I vividly remembered the arduous traverse to get up to Buckner Mountain. This basin sure was broad! Since it’s my third time here, I thought I would go through it quickly. But rotating between slabs, moraine, and heather slopes slowed things down a bit. Then I made it to the bypass past a boulder field.

Looking back from the 6600' buttress bypass
Looking back from the 6600′ buttress bypass

See more trip photos here.

Steep Rock Gully to Book Mountain

After rounding the buttress, the north-trending rock gully awaited. Glad most boulders here were stable to keep a steady pace. I also stayed close to the left to avoid potential rockfalls. Soon, the terrain flattened at 7000′. There was also a stream rushing out of the permanent snowfield.

Afterward, I followed Eric‘s report and hiked up the snow to 7200’. Then I crossed the field and went south. The goal was to go up to the south-trending ridgeline west of Booker Mountain. So after going through more rocks and heather, I was now looking into the next basin. The mountain loomed in the distance.

Permanent snowfield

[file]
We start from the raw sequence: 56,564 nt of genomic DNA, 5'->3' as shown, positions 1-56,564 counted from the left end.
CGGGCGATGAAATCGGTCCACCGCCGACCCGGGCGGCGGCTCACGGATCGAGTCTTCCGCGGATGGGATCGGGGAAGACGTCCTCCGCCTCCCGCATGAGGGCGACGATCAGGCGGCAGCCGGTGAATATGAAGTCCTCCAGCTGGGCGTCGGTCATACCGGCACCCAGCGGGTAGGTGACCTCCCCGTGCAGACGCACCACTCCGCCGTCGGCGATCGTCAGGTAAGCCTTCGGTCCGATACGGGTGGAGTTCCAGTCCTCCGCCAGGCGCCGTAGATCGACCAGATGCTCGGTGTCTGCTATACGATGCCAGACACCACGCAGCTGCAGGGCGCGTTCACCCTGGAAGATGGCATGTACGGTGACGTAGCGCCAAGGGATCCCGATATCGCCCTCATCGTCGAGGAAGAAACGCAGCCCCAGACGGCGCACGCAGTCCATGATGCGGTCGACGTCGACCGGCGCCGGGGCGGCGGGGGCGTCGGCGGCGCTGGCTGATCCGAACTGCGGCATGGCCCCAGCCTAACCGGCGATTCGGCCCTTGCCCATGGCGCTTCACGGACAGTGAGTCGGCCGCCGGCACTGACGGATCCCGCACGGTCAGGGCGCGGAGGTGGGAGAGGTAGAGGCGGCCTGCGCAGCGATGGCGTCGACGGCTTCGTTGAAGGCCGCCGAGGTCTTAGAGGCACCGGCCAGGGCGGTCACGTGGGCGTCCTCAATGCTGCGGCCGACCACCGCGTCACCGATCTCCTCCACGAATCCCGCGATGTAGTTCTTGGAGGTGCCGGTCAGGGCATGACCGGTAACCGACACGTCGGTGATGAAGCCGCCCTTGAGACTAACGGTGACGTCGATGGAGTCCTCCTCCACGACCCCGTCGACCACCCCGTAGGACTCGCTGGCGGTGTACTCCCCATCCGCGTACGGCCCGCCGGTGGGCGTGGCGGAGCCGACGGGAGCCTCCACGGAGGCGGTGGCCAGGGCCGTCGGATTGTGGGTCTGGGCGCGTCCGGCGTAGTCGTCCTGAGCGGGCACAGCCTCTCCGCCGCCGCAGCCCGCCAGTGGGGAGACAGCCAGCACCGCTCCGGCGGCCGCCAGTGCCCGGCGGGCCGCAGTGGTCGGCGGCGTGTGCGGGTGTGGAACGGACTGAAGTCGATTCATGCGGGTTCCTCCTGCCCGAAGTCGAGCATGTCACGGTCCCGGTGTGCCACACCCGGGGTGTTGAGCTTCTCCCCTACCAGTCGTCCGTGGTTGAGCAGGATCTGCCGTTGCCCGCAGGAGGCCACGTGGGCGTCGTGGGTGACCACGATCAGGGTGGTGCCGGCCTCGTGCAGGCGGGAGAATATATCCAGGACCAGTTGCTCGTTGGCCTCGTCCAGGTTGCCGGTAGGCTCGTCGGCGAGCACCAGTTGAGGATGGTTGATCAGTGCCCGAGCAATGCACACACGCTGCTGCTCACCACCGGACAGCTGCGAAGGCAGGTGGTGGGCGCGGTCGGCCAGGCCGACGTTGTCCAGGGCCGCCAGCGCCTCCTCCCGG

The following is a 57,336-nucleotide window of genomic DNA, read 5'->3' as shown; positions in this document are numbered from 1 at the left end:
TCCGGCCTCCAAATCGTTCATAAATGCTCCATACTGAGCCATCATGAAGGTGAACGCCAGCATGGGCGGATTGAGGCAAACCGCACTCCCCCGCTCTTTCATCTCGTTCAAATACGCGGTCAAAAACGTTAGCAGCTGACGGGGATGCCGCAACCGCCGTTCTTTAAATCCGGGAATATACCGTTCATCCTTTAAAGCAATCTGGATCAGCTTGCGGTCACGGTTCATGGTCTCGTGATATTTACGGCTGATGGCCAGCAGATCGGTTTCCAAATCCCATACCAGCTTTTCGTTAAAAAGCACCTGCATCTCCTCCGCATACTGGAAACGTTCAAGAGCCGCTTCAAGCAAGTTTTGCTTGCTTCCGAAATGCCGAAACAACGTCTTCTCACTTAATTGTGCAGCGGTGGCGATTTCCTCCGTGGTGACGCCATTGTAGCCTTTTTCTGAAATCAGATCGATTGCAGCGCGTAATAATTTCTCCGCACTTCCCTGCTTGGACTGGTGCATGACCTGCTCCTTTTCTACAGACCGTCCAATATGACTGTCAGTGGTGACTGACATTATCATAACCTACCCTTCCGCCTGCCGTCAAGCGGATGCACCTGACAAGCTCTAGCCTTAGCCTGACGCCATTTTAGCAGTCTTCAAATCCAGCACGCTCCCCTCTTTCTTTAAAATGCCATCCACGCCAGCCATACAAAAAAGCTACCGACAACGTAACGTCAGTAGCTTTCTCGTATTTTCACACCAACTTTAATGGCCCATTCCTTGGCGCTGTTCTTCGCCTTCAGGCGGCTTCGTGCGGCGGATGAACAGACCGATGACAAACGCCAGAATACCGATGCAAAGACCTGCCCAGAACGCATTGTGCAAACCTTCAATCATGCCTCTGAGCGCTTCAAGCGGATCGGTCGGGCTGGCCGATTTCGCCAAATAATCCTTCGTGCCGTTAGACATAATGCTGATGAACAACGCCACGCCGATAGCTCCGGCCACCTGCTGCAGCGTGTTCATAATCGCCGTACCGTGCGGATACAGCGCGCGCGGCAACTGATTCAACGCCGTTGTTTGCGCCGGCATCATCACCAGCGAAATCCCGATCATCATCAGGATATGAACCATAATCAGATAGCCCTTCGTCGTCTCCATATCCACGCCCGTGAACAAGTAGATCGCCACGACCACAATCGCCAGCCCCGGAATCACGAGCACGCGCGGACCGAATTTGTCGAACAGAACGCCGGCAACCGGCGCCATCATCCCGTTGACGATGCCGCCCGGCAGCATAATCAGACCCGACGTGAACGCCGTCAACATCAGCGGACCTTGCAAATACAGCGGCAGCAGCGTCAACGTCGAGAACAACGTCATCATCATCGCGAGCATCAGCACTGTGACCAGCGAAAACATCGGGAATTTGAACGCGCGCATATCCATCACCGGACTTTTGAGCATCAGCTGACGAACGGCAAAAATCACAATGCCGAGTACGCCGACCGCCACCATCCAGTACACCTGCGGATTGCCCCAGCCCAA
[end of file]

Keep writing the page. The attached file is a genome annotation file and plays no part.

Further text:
Permanent snowfield

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The Final Stretch on Booker Mountain

From the ridge at 7000′, I found a dirt ramp. Then I used it to go down into the basin. But without snow, it took some time to go past the moraine. Beyond there, it was just weaving my way through more big rocks and slabs. At last, I came up to the bottom of the gully. Then I went up on the scree.

Halfway up the gully, I realized I wasn’t really in it. Instead, I was standing above a short wall to the left. Using narrow ledges and solid holds, I worked my way back into the gully. So now, I was on track once again. By then, I was low on energy. So it felt like taking forever to get through the last 200′ of scree.

Access gully to reach the top
Access gully to reach the top

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Booker Mountain Summit Plus Views

It was a long way to go up to this summit! Right away, I looked over at the majestic Buckner Mountain and its impressive Buckner Glacier. The sun was out for the better part of the day. But the dark clouds were starting to form over the horizon.

The north and the east were sun-facing. So the views were better. But most of the high points to the south were just partly visible. Buckner Mountain, Storm King, and Goode Mountain looked sublime. But Sahale Peak and Boston Peak were starting to fade.

West-northwest panoramic view
West-northwest panoramic view

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Outro

I enjoyed a half-hour summit time. Then I made my way down the mountain. I knew I would go back to Cascade Pass after dark. So I dillydallied my way out of the area. Once I went back to the snowfield, it then began to rain. But that only lasted half an hour.

The evening colors through the dark clouds were quite dramatic. Glad the landscape could keep my mind off the slow climb back up to Sahale Camp.

Finding my way home
Finding my way home

See more trip photos here.